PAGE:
2. You call this romance?  A romantic thread was added to the book.  There are two middle-aged people who date, which I doubt would capture the imagination of college students.  The romance is superfluous, and adds hardly any entertainment value to the book.  Mercifully, there is no hugging, kissing, or anything else.
  3. Not educational.  The theme of the book is how to merge lean production, six sigma quality, and the theory of constraints.  In Velocity the characters declare they have done it, but they don’t explain to the readers how this was done.
  4. Predictable plot.  A successful company falls apart over a three year period.  The management team concocts a miracle turn around strategy that produces strong profits within three months.  All live happily ever after.
  5. Unbelievable character.  A key character in the book is a troubled airplane pilot.  He also is the expert in applying the theory of constraints.  It is through his inspired teaching that the management team learns enough how to concoct the miracle strategy that saves the company.
  6. Hawking professional services.  Velocity is written by professionals from AGI-Goldratt Institute, who make their living teaching companies how to implement the theory of constraints into their business.  The book is intended to drum up demand for their consulting business.
  7. No accounting.  Accounting reports are referred to throughout the book.  However, the reports aren’t explained in detail, nor are they presented in exhibits.  Because accounting is important to the story, it should be included in more detail.
  8. Uninteresting food.  Shared meals and exotic food often play a key role in helping a novel seem entertaining.  The prominent dish featured in Velocity is called atomic buffalo turds.  Really.

George Bohan wrote a review of Velocity for the Agile Manufacturing Update blog.  He recommends skipping the first 150 pages.  He’s got a good point.

Debit and credit – – David Albrecht

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Social Media Strategies for Professionals and Their Firms, by Michelle Golden, is an excellent book to study from if you are thinking about doing more with social media.  And why should you do more with social media?  You will enhance your productivity, your career, and your life!  All professors, professional accountants, finance professionals and business students should do more with social media from a professional perspective.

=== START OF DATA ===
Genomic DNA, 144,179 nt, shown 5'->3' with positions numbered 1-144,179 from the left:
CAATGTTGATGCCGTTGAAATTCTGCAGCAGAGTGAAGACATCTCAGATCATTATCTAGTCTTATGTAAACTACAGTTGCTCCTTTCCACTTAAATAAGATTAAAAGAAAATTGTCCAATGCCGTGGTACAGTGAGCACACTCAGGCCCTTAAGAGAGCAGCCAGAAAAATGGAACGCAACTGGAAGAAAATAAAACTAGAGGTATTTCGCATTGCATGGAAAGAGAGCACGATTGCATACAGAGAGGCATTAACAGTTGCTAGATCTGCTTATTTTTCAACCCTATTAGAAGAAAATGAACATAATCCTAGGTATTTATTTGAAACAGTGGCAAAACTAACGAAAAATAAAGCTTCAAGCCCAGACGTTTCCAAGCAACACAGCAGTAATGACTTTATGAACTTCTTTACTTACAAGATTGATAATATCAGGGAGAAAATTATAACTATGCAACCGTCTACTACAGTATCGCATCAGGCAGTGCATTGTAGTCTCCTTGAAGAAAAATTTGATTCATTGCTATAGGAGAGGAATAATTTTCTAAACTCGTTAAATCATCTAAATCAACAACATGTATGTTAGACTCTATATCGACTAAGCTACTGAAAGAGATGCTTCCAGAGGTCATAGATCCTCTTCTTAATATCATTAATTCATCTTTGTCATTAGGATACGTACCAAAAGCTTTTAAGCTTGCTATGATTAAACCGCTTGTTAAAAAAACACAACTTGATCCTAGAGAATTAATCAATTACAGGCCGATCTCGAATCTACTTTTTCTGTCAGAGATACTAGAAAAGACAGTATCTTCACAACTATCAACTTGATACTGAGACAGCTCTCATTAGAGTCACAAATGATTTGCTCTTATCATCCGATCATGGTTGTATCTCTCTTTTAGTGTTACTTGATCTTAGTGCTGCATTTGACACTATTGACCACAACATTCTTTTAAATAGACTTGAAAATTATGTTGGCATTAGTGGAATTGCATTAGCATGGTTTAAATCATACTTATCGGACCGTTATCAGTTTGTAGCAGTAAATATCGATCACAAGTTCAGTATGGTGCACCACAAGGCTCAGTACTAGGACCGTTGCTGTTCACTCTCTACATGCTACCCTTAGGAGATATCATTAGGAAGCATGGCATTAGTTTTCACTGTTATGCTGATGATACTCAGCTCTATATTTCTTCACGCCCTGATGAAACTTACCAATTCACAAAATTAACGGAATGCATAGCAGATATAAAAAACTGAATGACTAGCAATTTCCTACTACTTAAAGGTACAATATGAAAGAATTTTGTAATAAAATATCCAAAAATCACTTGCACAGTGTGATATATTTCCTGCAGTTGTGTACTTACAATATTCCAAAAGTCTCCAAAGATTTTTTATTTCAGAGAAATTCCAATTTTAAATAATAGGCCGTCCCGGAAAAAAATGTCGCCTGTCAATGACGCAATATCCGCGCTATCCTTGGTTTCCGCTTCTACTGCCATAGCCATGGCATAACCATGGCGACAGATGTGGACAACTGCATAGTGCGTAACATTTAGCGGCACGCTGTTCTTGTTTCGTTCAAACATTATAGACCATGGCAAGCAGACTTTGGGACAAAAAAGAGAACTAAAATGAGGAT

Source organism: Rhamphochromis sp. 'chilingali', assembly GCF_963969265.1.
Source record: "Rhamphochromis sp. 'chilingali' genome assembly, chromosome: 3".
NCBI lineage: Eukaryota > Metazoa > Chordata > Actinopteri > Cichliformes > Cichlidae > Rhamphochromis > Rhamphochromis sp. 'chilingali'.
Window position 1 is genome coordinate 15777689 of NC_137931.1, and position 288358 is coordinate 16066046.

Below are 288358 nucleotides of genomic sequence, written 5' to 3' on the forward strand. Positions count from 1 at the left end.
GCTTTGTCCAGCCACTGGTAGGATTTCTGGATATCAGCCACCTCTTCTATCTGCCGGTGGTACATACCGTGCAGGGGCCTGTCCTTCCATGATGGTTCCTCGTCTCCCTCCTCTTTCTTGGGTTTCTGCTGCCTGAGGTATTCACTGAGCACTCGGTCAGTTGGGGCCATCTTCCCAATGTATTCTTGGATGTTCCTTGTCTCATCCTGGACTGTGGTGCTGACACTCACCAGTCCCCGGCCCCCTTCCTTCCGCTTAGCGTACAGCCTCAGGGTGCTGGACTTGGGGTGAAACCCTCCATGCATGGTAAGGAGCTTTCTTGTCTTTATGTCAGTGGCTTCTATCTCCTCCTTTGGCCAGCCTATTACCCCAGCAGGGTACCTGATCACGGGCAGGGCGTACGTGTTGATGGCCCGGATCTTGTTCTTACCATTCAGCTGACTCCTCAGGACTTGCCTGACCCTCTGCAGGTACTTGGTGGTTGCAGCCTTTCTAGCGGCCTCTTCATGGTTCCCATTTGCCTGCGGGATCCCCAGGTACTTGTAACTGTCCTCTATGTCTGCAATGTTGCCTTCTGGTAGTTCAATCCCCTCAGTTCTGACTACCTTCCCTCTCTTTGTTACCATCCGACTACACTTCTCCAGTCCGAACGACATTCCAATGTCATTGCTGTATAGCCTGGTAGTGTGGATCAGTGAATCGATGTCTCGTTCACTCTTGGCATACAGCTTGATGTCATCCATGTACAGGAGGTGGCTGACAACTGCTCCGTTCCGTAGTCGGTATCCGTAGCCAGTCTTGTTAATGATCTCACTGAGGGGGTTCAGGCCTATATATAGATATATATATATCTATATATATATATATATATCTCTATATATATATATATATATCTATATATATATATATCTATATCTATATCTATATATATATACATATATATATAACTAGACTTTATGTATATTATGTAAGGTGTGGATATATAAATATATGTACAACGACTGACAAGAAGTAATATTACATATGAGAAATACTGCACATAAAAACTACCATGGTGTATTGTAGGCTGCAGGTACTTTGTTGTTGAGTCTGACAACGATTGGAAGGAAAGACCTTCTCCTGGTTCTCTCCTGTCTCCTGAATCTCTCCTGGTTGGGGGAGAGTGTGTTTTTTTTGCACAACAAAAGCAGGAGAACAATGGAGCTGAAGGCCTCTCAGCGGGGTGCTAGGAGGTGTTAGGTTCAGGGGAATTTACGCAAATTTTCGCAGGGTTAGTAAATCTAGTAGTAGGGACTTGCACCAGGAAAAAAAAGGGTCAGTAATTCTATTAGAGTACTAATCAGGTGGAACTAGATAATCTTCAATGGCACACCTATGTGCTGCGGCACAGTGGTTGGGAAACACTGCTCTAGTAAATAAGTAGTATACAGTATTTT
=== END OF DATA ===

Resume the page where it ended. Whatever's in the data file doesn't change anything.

I’ve had the book for three months now, and have settled into using it as a reference.  It’s so useful, I have one copy for my home office, and one for my university office.  It is a great book, and should I ever get a chance to teach a course in Social Media Marketing (e-mail if you want me to teach such a course at your school), this will be one of the assigned books.

Michelle Golden is the marketing guru to accounting and law firms.  You might be a reader of her Golden Practices Blog. Make every effort to hear her speak in person.

I’m bringing reviews of her book to you through the voices of other readers.

The first is by Professor Gary Schirr (Radford University, Virginia).  Schirr blogs at Service Co-Creation.  His review comes via video:

The other reviews are customer reviews at Amazon (here).  They are uniformly positive.

Please buy her book and read it!

Debit and credit – – David Albrecht

P.S.  Another good review is here.

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Al Rosen, noted Canadian forensic accountant and IFRS opponent, has written Swindlers: Cons & Cheats and How to Protect Your Investment From Them.

I have not read the book, but I have viewed a promotional video in which Rosen hits on some of the unanswerable criticism of IFRS.  He lost the battle in Canada, but he has sage advice for Americans.

Everything points to a train wreck with U.S. adoption of IFRS.  But who knows, the special interests pushing it might be doing us a favor.

Debit and credit – – David Albrecht

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Sara McIntosh (a pseudonym) has published her first novel, Shell Games, a financial action/thriller.  It’s a good first novel, and well worth the time invested for reading. [ordering information]

Shell Games is a fun read for anyone.  Accountants, though, will receive an extra dose of enjoyment.  The plot is thrilling.  In some tense scenes, I found myself cheating a look at the final chapter to see how the story ends.

When considering the sub-genre of financial action/thriller novels that showcase the role of fraud auditor (aka financial sleuth or forensic accountant), there are few options.  Well, there has been only one serious option–The Devil’s Banker by Christopher Reich.  Shell Games is a pleasant contrast to the heavy international espionage of Reich.

(more…)